All hands on deck
Dr. Runge admitted that the circumstances of such an event may be outside the direct specialty of orthopaedics. Nonetheless, such a disaster would require the mobilization of all medical resources, regardless of a healthcare provider’s area of expertise.

“In an untreated and unprepared community, pulmonary anthrax can rise to very large numbers, and fatalities would rise and peak rapidly,” he explained (Fig. 1). “So we would have to act quickly to distribute antibiotic prophylaxis. Surgeons, dermatologists, and all manner of healthcare providers are going to be called into action.

“The idea here is to provide mass prophylaxis for the entire community in just a few days. That can save huge numbers of people, assuming this is a drug-sensitive organism.

“Under this scenario of 3 million exposed, for every day that we fail to start delivering prophylaxis, we lose 70,000 more people. I don’t have to tell you that this could be a nation-changing event,” he said.

Now is the time to prepare
Dr. Runge outlined the following steps physicians can take to ensure their communities are prepared for a mass-casualty event:

  • Ask local law enforcement and emergency managers to brief the medical community so that physicians understand the magnitude of the threat in the area.
  • Develop a plan of action by identifying capabilities, actions required, gaps, and budget requirements.
  • Equip, train, exercise, and revise disaster plans for both the community and the family.
  • Protect the workforce and make sure it will show up in the event of an emergency; plan and discuss what protective actions will be in place for them, whether the incident is an infectious agent or a dirty bomb. Encourage people to keep home medical kits on hand.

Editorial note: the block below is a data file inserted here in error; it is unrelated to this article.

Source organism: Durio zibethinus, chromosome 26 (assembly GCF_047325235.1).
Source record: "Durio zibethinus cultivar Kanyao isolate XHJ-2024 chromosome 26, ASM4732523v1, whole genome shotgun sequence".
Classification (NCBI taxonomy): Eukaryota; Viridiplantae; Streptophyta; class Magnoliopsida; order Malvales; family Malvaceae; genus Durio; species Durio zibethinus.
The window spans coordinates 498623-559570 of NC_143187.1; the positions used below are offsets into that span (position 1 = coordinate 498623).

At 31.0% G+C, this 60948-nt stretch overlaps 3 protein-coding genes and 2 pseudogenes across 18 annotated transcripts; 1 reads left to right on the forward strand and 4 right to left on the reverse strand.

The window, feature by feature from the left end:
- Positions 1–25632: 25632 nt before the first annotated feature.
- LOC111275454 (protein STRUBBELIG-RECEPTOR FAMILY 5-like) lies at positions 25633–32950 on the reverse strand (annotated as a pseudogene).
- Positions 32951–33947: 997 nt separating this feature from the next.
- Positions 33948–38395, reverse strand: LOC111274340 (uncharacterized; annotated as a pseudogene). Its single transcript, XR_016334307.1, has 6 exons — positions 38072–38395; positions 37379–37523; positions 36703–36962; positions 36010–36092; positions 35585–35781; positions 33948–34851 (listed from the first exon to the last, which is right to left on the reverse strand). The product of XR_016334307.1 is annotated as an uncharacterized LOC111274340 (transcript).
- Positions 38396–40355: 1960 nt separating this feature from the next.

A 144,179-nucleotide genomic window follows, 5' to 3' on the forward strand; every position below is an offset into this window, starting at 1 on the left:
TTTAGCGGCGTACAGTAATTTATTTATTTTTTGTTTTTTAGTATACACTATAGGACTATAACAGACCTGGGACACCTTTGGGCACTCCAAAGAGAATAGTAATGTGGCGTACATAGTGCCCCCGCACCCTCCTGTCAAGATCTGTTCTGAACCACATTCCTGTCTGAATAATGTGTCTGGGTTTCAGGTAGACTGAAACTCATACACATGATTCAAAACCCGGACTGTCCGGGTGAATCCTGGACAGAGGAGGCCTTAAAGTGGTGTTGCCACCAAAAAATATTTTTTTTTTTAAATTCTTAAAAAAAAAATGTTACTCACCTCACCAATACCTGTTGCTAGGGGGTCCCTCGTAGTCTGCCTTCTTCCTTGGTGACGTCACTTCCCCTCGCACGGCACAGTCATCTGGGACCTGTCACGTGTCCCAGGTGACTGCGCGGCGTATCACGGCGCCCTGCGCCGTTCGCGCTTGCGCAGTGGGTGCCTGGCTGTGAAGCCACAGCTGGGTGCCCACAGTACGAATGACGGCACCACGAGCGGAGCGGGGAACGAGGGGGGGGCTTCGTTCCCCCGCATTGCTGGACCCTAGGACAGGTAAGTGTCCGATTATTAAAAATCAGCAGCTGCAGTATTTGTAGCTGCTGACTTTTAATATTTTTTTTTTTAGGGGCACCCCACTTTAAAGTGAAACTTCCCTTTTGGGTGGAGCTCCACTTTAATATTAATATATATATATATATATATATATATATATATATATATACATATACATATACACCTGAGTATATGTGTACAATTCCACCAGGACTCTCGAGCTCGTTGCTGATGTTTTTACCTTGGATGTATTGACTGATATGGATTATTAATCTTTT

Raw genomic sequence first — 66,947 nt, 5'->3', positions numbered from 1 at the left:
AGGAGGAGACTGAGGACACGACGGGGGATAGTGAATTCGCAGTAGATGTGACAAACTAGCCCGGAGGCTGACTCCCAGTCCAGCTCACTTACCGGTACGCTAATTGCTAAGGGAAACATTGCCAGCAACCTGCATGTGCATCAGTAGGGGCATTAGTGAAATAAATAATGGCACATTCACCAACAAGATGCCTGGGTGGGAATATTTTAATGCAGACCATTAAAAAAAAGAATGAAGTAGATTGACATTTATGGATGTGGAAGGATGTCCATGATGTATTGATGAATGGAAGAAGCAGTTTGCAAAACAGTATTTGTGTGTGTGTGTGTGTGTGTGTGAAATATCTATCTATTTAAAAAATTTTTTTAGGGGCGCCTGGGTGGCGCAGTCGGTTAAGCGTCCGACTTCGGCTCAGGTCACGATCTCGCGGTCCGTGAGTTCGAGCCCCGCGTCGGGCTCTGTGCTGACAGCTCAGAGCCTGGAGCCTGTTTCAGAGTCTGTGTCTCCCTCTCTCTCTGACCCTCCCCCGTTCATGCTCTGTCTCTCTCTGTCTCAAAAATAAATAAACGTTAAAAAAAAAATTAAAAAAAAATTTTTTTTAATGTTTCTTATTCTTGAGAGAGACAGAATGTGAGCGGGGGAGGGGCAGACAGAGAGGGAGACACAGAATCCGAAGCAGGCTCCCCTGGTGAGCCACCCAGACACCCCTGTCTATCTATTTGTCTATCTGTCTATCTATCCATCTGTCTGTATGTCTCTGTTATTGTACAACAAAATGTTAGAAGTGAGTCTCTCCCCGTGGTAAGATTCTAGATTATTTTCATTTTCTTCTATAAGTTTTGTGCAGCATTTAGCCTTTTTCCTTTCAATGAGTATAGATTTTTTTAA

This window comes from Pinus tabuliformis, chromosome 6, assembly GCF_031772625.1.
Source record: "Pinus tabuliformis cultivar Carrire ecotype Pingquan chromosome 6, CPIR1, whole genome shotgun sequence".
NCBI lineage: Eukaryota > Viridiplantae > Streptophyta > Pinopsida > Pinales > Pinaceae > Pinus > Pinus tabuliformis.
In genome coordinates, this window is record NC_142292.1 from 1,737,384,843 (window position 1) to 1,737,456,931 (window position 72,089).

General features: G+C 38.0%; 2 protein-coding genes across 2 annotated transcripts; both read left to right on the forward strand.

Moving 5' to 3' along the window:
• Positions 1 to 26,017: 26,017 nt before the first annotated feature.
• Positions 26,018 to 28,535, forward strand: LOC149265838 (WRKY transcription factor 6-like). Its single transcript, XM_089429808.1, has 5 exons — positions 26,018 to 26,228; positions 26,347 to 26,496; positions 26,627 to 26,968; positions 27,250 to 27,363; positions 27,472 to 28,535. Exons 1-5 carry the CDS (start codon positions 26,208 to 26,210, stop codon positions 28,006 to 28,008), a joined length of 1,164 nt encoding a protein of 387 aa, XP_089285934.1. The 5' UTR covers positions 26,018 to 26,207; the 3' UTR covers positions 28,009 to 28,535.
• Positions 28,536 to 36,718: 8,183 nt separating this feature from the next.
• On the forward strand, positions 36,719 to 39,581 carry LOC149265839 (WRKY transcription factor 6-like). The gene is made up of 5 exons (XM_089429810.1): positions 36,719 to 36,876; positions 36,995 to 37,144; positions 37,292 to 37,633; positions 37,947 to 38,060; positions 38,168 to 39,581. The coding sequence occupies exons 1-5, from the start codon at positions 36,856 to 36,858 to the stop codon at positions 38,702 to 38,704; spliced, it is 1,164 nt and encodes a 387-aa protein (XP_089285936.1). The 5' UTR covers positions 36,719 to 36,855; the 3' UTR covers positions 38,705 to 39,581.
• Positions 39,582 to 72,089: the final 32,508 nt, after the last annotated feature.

• Make sure everyone understands their roles and responsibilities under the Incident Command System.
  • Develop a legal framework to support disaster care, including credentials and privileges where you might not have them, and changing standards of care in an austere environment when demand exceeds supply.

Manage nationally, prepare locally
Although certain aspects of disaster management are federal in nature, Dr. Runge stressed that preparedness is local. Ultimately, local responders and the local population must deal with and experience the consequences of the disaster. Physicians, law enforcement personnel, fire officials, emergency management teams, emergency medical services, and others must have a plan for working together. Although public groups have made some progress in drafting response plans, the private sector of medicine has often been left out of the equation.

“The incident command system applies to everyone, and we need to understand where we are in that universe,” explained Dr. Runge. “A failure of the trauma system equals failure in disaster care.

“Hospitals are closing and trauma systems are under siege,” he continued, “yet we have been asked to create surge capacity. This is an issue that is going to require, not just a federal solution, but local solutions.”

Additional resources:
Federal Emergency Management Agency National Response Framework

National Incident Management System Basic Incident Command System

Peter Pollack is a staff writer for AAOS Now. He can be reached at ppollack@aaos.org